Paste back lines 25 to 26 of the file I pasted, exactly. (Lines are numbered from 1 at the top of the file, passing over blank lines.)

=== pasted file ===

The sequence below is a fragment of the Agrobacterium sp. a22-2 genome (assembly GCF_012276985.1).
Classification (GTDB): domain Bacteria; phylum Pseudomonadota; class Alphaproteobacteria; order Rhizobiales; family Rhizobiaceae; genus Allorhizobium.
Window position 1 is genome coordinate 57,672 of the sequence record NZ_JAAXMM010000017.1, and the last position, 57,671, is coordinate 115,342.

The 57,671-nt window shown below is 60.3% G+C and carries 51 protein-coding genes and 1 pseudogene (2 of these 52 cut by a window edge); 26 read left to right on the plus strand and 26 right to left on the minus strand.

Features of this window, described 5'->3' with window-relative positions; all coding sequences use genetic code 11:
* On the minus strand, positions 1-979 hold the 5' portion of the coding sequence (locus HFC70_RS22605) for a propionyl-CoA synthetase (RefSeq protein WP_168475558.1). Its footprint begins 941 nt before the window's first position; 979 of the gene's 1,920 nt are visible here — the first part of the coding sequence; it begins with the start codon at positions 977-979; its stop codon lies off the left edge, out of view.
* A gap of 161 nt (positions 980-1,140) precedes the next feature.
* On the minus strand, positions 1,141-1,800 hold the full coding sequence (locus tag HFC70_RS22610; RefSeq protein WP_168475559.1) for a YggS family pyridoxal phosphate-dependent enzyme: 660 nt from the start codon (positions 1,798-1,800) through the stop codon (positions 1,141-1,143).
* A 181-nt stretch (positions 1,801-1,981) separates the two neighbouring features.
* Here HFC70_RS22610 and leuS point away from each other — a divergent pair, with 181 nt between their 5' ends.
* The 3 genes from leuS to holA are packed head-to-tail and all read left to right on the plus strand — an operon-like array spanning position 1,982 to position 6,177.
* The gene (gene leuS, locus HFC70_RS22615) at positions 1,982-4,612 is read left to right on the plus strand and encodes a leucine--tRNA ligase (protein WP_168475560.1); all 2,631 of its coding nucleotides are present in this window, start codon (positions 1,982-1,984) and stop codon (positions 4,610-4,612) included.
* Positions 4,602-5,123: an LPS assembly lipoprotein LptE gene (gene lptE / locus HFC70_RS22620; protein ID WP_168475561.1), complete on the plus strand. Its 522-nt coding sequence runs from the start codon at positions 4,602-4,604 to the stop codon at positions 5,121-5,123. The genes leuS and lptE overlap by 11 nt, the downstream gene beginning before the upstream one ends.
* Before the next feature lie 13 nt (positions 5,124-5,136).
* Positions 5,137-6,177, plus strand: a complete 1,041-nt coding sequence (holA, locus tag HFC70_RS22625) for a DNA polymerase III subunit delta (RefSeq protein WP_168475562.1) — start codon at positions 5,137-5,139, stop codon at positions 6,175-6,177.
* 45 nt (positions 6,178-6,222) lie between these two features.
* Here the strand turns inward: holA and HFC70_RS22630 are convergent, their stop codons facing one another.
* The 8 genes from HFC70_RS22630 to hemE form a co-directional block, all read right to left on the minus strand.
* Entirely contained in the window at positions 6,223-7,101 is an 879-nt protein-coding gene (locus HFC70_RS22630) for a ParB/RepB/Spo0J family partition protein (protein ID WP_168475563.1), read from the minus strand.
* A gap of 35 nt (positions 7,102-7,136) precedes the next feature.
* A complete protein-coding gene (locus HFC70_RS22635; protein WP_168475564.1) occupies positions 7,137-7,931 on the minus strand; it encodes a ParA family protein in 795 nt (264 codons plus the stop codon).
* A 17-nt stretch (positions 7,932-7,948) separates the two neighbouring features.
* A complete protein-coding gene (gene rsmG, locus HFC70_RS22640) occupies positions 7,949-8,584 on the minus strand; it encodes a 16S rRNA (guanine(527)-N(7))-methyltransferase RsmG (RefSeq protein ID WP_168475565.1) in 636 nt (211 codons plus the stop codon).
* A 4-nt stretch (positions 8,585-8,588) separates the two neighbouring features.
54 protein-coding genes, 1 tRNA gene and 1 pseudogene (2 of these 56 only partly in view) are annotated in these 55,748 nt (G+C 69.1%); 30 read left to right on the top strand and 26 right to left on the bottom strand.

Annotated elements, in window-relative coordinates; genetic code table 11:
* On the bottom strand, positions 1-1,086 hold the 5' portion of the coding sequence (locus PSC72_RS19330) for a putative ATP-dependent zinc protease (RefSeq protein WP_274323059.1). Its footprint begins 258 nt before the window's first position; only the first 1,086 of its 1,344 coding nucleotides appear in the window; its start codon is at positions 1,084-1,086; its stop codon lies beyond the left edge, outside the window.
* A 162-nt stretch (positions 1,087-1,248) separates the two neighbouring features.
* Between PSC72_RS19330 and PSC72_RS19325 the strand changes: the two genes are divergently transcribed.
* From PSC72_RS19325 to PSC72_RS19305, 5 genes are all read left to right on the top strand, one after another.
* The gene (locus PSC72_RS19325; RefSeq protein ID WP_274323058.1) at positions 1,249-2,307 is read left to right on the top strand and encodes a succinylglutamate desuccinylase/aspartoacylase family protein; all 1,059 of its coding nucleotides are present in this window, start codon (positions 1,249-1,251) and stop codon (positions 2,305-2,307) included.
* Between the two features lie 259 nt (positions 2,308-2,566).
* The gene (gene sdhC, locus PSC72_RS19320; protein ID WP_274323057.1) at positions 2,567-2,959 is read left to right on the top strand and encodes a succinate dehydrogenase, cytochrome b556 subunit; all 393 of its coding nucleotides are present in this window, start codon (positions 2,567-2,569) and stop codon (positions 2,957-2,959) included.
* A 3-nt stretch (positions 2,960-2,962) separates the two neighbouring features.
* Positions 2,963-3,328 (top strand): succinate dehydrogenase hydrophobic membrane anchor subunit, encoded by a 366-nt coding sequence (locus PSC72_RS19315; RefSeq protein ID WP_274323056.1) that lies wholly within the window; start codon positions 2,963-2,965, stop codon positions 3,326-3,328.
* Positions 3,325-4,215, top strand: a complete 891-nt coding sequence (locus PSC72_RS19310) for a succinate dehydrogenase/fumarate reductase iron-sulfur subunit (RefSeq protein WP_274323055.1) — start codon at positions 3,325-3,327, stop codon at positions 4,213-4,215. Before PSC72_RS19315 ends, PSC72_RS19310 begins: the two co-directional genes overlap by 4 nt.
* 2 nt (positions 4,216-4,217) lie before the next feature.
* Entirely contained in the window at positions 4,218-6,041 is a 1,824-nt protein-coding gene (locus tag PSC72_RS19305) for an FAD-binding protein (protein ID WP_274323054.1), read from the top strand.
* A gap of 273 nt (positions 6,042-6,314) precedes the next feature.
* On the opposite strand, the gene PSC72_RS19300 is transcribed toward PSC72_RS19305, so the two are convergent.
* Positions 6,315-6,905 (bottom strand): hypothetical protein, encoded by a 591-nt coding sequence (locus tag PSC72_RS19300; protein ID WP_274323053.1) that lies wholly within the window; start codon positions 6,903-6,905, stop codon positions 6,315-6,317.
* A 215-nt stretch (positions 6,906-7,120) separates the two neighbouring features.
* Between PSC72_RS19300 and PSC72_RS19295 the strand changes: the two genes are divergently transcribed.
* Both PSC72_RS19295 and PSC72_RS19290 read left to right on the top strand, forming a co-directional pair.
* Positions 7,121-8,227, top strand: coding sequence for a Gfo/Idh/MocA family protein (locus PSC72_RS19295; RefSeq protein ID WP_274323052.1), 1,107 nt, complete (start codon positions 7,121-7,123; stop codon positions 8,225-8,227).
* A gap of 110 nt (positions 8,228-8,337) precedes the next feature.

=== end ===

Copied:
54 protein-coding genes, 1 tRNA gene and 1 pseudogene (2 of these 56 only partly in view) are annotated in these 55,748 nt (G+C 69.1%); 30 read left to right on the top strand and 26 right to left on the bottom strand.

Annotated elements, in window-relative coordinates; genetic code table 11: